"They could issue a cert for you and there would be nothing you could do," says Bocek. "You could be impaired by a breach at an organization that you have no relationship with. This is a new problem that we're only starting to understand."

Bocek says, "I think it's something that would scare board rooms."

Sara Peters is Senior Editor at Dark Reading and formerly the editor-in-chief of Enterprise Efficiency. Prior that she was senior editor for the Computer Security Institute, writing and speaking about virtualization, identity management, cybersecurity law, and a myriad ... View Full Bio

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macker490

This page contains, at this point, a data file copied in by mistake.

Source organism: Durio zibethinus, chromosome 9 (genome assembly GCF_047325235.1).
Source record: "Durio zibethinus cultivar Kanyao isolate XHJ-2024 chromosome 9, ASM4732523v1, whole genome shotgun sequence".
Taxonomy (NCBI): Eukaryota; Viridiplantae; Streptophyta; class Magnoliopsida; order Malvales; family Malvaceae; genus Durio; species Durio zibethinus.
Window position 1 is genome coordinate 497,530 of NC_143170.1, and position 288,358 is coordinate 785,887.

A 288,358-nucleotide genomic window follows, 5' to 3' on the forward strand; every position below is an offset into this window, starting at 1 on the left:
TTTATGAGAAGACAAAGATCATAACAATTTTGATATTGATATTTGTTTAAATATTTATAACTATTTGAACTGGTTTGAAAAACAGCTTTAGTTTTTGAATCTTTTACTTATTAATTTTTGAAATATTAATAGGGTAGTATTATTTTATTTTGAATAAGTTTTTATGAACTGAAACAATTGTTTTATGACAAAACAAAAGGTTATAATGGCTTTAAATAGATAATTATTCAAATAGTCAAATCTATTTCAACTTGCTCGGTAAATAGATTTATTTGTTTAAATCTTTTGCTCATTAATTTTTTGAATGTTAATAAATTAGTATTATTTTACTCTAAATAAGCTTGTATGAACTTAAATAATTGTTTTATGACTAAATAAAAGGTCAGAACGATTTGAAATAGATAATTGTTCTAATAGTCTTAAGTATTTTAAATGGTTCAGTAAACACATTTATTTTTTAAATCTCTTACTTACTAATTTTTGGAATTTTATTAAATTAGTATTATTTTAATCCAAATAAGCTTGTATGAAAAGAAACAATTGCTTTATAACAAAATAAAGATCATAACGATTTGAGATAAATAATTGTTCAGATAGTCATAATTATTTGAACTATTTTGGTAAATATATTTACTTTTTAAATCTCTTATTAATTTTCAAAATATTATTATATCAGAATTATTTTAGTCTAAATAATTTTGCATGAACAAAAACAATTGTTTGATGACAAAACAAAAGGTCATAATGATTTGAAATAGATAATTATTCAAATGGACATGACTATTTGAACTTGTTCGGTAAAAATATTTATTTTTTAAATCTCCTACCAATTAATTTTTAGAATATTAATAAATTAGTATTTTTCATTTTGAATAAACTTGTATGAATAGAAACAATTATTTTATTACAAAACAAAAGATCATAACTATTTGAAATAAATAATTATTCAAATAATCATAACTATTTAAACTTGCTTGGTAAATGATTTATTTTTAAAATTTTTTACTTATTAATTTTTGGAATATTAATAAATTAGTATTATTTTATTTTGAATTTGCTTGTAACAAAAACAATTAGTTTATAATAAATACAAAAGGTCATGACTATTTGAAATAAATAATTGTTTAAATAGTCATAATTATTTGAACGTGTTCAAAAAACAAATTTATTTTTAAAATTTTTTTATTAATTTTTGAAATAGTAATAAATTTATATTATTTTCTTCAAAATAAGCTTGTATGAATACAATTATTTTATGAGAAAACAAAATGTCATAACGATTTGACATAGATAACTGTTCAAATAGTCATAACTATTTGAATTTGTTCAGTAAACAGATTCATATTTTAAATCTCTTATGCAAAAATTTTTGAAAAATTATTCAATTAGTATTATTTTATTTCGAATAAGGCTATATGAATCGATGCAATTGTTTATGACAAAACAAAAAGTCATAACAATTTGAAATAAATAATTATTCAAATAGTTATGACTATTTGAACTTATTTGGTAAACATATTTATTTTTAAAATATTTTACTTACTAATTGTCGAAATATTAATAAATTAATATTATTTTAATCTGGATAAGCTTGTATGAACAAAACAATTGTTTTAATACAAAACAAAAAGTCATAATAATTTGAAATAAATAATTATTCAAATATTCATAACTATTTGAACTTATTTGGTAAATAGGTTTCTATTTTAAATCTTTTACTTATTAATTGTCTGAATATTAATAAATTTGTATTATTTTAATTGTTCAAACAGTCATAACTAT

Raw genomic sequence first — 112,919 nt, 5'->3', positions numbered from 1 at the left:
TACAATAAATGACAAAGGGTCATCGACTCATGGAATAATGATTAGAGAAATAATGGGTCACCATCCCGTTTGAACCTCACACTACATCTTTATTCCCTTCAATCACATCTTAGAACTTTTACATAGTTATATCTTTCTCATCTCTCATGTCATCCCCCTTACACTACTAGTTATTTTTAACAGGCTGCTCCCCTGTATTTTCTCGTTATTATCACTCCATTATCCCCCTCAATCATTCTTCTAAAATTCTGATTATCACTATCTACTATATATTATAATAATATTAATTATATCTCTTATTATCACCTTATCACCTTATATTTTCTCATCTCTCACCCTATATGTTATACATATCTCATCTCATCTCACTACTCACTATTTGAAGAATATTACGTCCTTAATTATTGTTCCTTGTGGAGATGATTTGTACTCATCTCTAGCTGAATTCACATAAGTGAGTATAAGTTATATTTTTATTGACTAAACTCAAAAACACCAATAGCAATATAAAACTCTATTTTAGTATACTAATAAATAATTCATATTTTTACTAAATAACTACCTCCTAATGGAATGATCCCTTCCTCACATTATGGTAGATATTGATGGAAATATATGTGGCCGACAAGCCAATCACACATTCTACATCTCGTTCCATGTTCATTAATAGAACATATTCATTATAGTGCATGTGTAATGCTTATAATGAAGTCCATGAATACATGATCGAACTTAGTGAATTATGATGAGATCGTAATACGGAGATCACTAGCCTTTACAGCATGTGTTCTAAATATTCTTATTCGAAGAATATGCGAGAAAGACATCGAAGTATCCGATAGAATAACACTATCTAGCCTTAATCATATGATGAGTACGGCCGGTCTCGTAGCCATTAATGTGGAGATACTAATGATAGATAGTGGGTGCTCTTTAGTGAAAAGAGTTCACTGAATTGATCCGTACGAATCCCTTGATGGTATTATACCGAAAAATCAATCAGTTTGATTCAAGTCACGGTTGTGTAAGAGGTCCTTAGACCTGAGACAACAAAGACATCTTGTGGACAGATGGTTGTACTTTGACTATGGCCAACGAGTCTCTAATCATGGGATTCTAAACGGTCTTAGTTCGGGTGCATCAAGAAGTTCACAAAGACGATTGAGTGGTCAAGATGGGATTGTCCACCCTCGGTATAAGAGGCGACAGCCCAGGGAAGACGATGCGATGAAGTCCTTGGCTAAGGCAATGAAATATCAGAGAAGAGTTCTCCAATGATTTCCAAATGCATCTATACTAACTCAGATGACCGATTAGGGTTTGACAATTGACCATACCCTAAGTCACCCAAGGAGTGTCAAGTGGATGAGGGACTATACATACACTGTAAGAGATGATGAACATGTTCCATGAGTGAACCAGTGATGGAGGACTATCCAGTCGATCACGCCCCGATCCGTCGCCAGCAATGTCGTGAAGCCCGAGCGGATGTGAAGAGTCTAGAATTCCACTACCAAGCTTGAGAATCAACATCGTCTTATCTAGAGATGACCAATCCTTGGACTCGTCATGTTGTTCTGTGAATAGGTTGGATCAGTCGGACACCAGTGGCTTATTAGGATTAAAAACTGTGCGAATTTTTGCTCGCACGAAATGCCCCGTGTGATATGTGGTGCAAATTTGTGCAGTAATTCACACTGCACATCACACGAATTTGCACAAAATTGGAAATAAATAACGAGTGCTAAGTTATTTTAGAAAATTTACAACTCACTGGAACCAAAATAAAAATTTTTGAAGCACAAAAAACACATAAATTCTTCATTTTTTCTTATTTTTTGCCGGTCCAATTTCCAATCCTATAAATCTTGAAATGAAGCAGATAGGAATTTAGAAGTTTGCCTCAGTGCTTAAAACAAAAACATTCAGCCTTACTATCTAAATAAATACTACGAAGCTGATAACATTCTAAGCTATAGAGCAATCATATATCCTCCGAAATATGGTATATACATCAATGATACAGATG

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macker490,
User Rank: Ninja
9/10/2015 | 7:39:06 AM
amid piles of certificates which are actually valid
one of the big troubles with x.509 certificates is that you cannot tell the difference between a correct certificate and a fake just by looking at it

first off you likely don't know what the certificate is supposed to look like

second, even if you did know what the certificate is supposed to look like a digital forgery can be presented

you need to check the "fingerprint" that appears on the certificate,-- which looks like this :

EB17 451D CBD3 089F 8095 500E F6E9 41B1 4DEA 0DAD

you also need a reference to check it against